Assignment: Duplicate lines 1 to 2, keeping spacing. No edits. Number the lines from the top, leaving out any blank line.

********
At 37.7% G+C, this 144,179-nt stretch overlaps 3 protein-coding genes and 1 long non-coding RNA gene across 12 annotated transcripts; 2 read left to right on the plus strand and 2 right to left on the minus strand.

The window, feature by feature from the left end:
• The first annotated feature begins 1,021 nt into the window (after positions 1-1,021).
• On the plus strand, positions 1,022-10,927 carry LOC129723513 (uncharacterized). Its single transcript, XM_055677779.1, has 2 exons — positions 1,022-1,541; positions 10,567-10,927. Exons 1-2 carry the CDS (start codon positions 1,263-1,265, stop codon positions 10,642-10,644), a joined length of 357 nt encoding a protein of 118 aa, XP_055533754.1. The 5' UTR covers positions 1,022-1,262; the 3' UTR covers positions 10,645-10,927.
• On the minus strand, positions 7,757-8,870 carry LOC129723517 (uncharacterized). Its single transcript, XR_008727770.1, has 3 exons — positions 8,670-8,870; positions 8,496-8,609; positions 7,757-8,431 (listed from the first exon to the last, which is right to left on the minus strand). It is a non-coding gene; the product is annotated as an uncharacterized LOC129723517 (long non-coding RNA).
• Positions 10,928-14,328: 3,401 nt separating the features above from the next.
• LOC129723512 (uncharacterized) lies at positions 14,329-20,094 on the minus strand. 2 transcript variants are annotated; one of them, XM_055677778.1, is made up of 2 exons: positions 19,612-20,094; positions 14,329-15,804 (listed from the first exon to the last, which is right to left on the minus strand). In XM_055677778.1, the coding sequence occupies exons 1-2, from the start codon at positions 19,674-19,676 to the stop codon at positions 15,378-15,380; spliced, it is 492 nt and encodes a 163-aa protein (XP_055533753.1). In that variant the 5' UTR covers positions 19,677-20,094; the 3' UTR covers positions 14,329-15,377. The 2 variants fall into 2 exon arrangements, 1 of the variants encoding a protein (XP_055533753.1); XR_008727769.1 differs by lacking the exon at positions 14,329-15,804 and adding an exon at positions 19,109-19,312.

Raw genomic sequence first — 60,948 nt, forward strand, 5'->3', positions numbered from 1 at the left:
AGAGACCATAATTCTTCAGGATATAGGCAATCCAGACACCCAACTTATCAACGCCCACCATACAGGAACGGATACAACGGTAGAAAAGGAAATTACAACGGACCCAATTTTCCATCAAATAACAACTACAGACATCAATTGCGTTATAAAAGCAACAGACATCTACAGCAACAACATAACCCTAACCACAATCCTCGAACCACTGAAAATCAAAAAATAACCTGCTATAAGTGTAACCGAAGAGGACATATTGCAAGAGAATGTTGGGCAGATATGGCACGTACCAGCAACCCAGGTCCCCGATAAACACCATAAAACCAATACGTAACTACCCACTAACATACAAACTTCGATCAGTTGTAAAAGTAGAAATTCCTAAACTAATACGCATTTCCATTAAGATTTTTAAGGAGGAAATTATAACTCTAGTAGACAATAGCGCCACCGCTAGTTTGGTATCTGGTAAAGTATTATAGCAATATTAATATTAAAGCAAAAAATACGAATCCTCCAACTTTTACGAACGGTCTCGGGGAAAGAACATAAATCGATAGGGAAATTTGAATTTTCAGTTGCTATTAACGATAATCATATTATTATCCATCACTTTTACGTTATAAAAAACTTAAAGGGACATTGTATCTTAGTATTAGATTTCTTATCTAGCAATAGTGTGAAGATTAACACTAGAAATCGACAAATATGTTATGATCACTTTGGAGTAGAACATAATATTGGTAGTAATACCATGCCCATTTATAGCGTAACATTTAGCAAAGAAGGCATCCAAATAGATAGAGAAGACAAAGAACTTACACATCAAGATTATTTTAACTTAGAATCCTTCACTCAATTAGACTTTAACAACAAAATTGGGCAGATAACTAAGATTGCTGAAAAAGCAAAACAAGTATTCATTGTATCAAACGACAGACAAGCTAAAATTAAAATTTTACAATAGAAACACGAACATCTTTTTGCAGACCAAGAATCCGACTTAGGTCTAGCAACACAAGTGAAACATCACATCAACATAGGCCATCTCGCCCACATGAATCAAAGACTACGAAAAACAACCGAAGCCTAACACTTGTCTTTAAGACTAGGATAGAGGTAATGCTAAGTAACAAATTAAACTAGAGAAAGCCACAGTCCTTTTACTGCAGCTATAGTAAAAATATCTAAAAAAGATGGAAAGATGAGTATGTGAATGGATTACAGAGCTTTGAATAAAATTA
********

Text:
At 37.7% G+C, this 144,179-nt stretch overlaps 3 protein-coding genes and 1 long non-coding RNA gene across 12 annotated transcripts; 2 read left to right on the plus strand and 2 right to left on the minus strand.

The window, feature by feature from the left end: